The 'Jimotogaku' is implemented through activities including mapping of natural resources and water flows in a community, researching the culture, history, tradition, and customs of a community, analysis of the lifestyles of the people, production and consumption processes of various products consumed, the treatment and recycling process of wastes generated in a community, environmental education linked closely to the living culture of a community, and organization of citizen's discussion forums where community residents can discuss and share views on their concerns, needs and wishes, as well as exchange views with other sectors, such as the local government.

The results of Jimotogaku activities were reflected in the establishment of Basic Environmental Plan, ISO14001 activities, development of the local information database, and other development and environmental planning by the city office. The enhanced knowledge of people on their community also resulted in strengthening of their voice in a dialogue and the discussion forums with the city office and businesses. The sufficient knowledge not only on the environment but also on living culture (tradition, culture, history, lifestyles, etc.) of the community enhanced people's decision making capacities in designing their unique living environment.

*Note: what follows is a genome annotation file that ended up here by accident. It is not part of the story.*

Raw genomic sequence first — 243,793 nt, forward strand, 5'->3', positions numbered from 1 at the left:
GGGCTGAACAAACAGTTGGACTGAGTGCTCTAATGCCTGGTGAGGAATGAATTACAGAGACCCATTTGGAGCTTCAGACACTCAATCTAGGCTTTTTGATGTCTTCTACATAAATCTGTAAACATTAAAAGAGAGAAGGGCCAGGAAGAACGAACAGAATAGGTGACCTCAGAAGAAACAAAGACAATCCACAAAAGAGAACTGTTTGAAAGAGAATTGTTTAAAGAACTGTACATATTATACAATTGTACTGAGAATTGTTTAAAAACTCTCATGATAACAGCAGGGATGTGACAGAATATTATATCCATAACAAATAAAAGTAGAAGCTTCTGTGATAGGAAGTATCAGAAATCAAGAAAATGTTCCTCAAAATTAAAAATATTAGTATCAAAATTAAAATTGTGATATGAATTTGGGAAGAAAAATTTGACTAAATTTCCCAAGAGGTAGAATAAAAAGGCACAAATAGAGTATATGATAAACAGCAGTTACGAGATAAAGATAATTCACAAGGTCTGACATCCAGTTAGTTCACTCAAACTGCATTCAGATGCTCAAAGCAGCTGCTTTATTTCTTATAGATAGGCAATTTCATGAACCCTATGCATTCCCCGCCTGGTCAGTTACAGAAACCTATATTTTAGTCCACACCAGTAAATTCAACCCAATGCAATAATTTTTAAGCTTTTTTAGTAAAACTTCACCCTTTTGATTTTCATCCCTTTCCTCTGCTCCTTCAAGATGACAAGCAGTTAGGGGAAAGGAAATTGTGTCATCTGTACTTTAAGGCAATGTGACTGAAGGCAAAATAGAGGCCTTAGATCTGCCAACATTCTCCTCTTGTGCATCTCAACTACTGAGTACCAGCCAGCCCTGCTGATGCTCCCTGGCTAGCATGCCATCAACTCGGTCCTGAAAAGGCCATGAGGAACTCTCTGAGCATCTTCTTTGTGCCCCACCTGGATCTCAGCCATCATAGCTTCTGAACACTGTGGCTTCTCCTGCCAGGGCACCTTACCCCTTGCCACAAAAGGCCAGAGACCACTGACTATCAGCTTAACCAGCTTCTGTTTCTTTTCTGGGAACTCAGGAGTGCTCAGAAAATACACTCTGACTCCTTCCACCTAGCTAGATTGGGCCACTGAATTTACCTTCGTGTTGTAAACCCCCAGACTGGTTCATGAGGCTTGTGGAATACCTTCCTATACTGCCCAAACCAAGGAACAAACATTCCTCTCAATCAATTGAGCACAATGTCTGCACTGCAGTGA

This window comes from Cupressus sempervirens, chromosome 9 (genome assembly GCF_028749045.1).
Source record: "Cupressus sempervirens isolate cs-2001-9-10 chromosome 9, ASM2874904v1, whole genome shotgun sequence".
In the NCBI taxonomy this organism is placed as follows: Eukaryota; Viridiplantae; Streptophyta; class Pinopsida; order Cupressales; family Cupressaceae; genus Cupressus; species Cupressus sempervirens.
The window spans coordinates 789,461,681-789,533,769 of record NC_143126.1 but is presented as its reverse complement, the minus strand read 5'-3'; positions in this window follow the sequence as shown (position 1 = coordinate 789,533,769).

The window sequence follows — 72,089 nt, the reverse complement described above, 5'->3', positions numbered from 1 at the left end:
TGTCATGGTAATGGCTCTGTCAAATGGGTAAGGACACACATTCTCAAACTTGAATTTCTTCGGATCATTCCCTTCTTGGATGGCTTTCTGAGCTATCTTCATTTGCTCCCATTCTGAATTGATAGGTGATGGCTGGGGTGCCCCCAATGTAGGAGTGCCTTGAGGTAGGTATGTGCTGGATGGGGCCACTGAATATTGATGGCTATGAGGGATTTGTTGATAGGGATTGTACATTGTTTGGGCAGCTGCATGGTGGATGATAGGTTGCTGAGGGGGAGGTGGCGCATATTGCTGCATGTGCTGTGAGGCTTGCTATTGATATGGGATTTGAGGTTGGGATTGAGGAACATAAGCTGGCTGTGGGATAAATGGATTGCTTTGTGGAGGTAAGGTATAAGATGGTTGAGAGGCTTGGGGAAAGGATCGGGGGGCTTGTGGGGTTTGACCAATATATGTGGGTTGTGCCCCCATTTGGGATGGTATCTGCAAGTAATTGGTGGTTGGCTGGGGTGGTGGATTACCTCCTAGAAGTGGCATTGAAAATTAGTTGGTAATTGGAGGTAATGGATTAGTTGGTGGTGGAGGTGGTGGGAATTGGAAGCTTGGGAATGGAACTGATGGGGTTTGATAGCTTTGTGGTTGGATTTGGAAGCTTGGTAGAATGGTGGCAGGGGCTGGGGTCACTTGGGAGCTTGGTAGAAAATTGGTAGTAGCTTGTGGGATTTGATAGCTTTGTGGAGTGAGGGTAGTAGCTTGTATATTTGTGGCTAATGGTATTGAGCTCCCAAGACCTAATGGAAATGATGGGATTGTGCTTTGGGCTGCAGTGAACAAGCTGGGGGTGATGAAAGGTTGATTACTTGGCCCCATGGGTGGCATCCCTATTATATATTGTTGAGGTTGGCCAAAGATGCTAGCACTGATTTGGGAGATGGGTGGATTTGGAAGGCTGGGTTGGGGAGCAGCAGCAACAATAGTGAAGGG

The history of conceiving and executing public budgets in Brazil is marked by serious deformations related to power concentration, resource waste, political affairs and corruption. In Porto Alegre, this history has been changed. Seven years ago, the City Hall of Porto Alegre created an innovative and revolutionary system to formulate and follow-up the municipal budget.

In this system, named as Participative Budget, there are not only technicians and government leaders who, closed in their offices, decide on the collection of taxes and public money spending. It is the population, through a debate and consult process, who defines and decides on amounts of income and expense, as well as where and when the investments will be done, which are the priorities and which are the plans and actions to be developed by the Government. The Participative Budget has proved that the democratic and transparent administration of the resources is the only way to avoid corruption and mishandling of public funds. Despite certain technocratic opinions, the popular participation has provided efficient spending, effective where it has to be and with results in public works and actions of great importance for the population. Since its beginning, the projects decided by the Participative Budget represent investments over 700 million dollars, mainly in urban infra-structure and upgrading the quality level of the population.

The Seven Triads of Sustainability: